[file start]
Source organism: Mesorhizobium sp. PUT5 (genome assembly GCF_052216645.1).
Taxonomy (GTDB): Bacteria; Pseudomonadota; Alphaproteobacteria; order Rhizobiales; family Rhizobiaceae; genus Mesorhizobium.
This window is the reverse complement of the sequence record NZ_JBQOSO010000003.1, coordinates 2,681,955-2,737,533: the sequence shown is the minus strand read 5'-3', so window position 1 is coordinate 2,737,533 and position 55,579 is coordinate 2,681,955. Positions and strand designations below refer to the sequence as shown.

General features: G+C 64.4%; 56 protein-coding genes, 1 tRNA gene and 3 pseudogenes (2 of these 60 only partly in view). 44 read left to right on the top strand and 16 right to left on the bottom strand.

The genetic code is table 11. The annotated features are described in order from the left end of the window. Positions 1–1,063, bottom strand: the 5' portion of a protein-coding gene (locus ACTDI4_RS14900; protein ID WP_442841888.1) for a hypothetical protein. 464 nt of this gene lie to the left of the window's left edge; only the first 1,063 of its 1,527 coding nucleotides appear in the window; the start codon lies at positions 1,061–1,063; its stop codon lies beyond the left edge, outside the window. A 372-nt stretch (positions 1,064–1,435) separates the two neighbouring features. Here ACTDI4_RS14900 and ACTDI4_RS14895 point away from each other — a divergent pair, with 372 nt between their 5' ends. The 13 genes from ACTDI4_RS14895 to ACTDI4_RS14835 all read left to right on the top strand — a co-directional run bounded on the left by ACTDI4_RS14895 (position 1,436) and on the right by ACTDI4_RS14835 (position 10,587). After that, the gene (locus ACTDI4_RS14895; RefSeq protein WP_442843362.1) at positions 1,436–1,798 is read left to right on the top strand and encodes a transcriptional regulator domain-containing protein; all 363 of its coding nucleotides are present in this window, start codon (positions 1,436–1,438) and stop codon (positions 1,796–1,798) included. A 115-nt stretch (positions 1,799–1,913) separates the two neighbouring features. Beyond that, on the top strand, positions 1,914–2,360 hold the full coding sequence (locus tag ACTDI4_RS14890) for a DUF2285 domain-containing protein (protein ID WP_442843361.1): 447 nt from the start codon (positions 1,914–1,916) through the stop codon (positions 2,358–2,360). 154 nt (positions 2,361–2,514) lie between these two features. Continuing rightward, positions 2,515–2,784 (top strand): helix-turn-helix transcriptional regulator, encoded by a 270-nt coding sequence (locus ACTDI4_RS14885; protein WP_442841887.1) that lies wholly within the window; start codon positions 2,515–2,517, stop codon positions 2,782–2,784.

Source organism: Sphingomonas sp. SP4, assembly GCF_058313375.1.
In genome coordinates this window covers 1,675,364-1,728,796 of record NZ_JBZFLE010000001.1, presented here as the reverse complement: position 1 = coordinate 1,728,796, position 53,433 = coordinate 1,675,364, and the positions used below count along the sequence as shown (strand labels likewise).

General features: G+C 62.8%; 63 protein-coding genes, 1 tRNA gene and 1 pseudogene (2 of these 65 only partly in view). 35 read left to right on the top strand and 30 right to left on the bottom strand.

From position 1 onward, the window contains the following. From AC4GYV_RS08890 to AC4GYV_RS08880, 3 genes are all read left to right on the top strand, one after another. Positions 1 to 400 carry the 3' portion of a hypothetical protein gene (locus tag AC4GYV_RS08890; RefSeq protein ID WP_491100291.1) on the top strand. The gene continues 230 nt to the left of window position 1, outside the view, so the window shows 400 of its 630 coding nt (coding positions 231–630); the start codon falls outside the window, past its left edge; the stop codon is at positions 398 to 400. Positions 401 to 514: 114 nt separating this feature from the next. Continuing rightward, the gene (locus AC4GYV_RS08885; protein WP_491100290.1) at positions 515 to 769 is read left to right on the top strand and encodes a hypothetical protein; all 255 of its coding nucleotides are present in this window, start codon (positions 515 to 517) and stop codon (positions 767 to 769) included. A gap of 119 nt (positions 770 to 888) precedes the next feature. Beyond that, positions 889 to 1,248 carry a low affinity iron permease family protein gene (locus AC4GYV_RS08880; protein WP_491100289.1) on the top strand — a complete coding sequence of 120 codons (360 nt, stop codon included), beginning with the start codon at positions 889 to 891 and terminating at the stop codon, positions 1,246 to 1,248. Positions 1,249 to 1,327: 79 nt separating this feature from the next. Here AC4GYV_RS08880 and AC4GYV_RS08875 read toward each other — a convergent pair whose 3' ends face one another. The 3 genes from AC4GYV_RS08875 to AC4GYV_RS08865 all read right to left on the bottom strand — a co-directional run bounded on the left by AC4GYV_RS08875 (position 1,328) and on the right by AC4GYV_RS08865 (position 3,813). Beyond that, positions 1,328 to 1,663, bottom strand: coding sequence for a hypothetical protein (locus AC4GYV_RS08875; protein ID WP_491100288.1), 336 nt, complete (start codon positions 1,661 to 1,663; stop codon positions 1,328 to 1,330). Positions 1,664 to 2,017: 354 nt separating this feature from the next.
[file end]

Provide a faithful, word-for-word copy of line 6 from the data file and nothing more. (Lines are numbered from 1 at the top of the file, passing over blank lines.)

Source organism: Sphingomonas sp. SP4, assembly GCF_058313375.1.